THE AMERICAS

U.S. Extradition Provokes Jamaican Protests

KINGSTON, Jamaica -- Scattered groups of protesters took to the streets in Jamaica to protest the extradition to the United States of the alleged leader of a drug gang that U.S. authorities blame for as many as 1,500 deaths. Vivian Blake was alleged to be head of a notorious Jamaican gang that sold cocaine throughout the United States in the 1980s. A spokesman for the U.S. Marshals Service in Miami confirmed that Blake had been brought to the United States from Jamaica Thursday and was in custody in Miami. Blake had been fighting extradition since his imprisonment in Jamaica in 1994. He was named in indictments in Florida and Virginia on murder, drug smuggling and racketeering charges.

AFRICA

Somali Fundamentalist Leader Slain

MOGADISHU, Somalia -- Unidentified gunmen have shot and killed a Muslim fundamentalist commander whose group has been seeking to unite an eastern Ethiopia region with Somalia, witnesses said. Col. Abdullahi Irad, a commander in the Al-Itihad al-Islam group, was shot Thursday by four men in a taxi outside a mosque where he had just prayed, said witnesses who spoke on condition of anonymity. Relatives who also spoke anonymously said Irad's family and Al-Itihad officials suspect he was killed by Ethiopian agents. Irad has for the past seven years organized raids in the Ogaden region of Ethiopia, which Al-Itihad wants joined with Somalia.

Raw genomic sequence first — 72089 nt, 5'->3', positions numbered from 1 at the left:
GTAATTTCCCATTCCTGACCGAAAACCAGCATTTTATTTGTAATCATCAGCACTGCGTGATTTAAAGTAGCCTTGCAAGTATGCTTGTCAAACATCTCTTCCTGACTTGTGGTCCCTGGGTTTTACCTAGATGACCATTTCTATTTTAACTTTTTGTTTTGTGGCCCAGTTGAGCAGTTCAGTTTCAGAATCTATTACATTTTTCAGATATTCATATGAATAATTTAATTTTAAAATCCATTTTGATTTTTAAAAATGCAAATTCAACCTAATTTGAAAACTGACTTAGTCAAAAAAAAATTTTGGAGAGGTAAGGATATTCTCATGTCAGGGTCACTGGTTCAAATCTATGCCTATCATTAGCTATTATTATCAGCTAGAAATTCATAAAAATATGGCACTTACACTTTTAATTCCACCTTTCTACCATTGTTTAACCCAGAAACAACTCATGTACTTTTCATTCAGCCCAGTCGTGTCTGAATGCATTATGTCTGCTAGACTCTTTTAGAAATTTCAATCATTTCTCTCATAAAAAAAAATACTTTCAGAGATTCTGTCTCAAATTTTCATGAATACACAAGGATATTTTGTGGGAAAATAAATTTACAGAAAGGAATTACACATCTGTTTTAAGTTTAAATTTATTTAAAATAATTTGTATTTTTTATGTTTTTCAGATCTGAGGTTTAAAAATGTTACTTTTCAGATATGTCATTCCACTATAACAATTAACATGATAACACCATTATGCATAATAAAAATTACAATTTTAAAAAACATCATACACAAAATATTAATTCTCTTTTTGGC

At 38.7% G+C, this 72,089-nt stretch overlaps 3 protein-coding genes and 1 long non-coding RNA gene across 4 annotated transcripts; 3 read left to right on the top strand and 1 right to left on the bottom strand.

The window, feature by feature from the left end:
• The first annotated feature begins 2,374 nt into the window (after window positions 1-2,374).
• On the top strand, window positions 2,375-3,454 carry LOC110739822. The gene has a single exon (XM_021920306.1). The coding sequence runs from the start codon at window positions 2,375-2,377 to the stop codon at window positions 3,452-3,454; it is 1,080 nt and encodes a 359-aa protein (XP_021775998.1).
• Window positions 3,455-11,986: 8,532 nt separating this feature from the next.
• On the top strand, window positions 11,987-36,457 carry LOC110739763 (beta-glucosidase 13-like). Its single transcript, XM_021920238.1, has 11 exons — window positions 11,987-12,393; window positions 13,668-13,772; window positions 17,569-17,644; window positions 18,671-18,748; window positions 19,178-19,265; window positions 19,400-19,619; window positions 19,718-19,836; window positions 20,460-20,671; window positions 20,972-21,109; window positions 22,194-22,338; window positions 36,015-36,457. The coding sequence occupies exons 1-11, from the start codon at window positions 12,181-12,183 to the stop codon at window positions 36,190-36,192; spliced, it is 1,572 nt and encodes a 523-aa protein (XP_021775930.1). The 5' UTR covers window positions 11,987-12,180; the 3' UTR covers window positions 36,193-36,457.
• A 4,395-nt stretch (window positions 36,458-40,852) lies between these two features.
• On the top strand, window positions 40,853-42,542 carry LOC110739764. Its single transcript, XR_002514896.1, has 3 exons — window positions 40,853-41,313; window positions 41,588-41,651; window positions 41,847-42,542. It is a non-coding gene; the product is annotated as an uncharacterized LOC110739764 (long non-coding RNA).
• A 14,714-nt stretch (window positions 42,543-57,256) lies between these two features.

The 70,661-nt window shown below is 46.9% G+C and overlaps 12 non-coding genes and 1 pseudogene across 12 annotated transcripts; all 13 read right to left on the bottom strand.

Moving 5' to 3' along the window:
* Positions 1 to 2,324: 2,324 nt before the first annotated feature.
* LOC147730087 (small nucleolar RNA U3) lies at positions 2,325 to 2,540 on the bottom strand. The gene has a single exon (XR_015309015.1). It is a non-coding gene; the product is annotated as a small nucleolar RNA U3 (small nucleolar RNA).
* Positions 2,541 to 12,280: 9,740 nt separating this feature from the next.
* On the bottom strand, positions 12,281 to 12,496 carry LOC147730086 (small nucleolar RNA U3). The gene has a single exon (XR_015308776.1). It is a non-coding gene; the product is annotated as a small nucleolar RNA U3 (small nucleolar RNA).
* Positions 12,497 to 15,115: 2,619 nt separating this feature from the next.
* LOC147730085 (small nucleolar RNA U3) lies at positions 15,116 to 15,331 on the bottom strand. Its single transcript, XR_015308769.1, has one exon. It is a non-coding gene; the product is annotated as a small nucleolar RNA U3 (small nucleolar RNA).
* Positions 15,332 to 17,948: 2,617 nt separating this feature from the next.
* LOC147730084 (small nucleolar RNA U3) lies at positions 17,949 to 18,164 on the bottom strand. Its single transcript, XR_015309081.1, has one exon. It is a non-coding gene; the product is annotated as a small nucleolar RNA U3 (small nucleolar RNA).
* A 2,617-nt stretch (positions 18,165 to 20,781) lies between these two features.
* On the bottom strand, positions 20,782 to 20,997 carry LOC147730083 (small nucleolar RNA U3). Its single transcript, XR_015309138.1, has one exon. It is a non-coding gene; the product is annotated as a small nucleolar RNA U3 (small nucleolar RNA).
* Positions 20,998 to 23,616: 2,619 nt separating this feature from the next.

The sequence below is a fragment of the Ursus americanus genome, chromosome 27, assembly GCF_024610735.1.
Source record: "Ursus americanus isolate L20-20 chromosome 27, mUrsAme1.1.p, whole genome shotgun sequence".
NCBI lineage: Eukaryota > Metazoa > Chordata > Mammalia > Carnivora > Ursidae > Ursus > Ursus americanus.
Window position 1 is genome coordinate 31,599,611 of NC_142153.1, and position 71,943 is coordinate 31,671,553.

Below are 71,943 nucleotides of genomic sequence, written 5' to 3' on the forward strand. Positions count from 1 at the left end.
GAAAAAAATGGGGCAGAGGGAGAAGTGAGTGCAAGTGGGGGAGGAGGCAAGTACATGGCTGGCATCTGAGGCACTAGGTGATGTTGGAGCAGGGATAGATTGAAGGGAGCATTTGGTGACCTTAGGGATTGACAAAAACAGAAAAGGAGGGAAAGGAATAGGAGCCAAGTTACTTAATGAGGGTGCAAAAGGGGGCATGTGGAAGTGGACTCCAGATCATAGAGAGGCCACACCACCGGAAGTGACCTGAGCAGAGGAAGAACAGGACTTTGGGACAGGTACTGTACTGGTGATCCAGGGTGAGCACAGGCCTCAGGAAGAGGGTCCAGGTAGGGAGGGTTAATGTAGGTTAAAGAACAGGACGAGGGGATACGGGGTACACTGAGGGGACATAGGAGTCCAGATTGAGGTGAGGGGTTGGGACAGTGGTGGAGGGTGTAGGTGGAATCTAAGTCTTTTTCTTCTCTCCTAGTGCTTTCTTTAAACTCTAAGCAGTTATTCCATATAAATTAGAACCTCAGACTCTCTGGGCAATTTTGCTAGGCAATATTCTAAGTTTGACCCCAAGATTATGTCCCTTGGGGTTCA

Algeria to Ban Islamic Party Permanently

PARIS -- The fundamentalist Islamic Salvation Front, which was poised to take power in Algeria after a national election in 1992, will not be allowed to return to politics, Algeria's new president said. "No. No. For a very simple reason," President Abdelaziz Bouteflika told France Inter radio. "History cannot move backward." The army's decision to cancel the 1992 elections that the Salvation Front was on the verge of winning triggered a violent insurgency by Islamic militants. The categorical refusal to allow the Salvation Front any future role killed speculation that the movement might be reintegrated into society as part of Bouteflika's effort at national reconciliation.

ASIA

U.S. Senator Seeks Release of American

BEIJING -- Sen. Robert G. Torricelli (D-N.J.) will fly to famine-stricken North Korea today to seek the release of an American arrested near the border with China on June 17. In an interview during a stopover in Beijing, Torricelli said the American, whom he identified as a Korean American charity worker named Karen Han, has not been allowed to meet with Swedish diplomats who represent U.S. interests in North Korea. Nothing is known about the charges against Han, Torricelli said.

QUOTE OF THE DAY: "We don't have neon signs on top of our heads reading `stupid.' " -- Saeb Erekat, Palestinian negotiator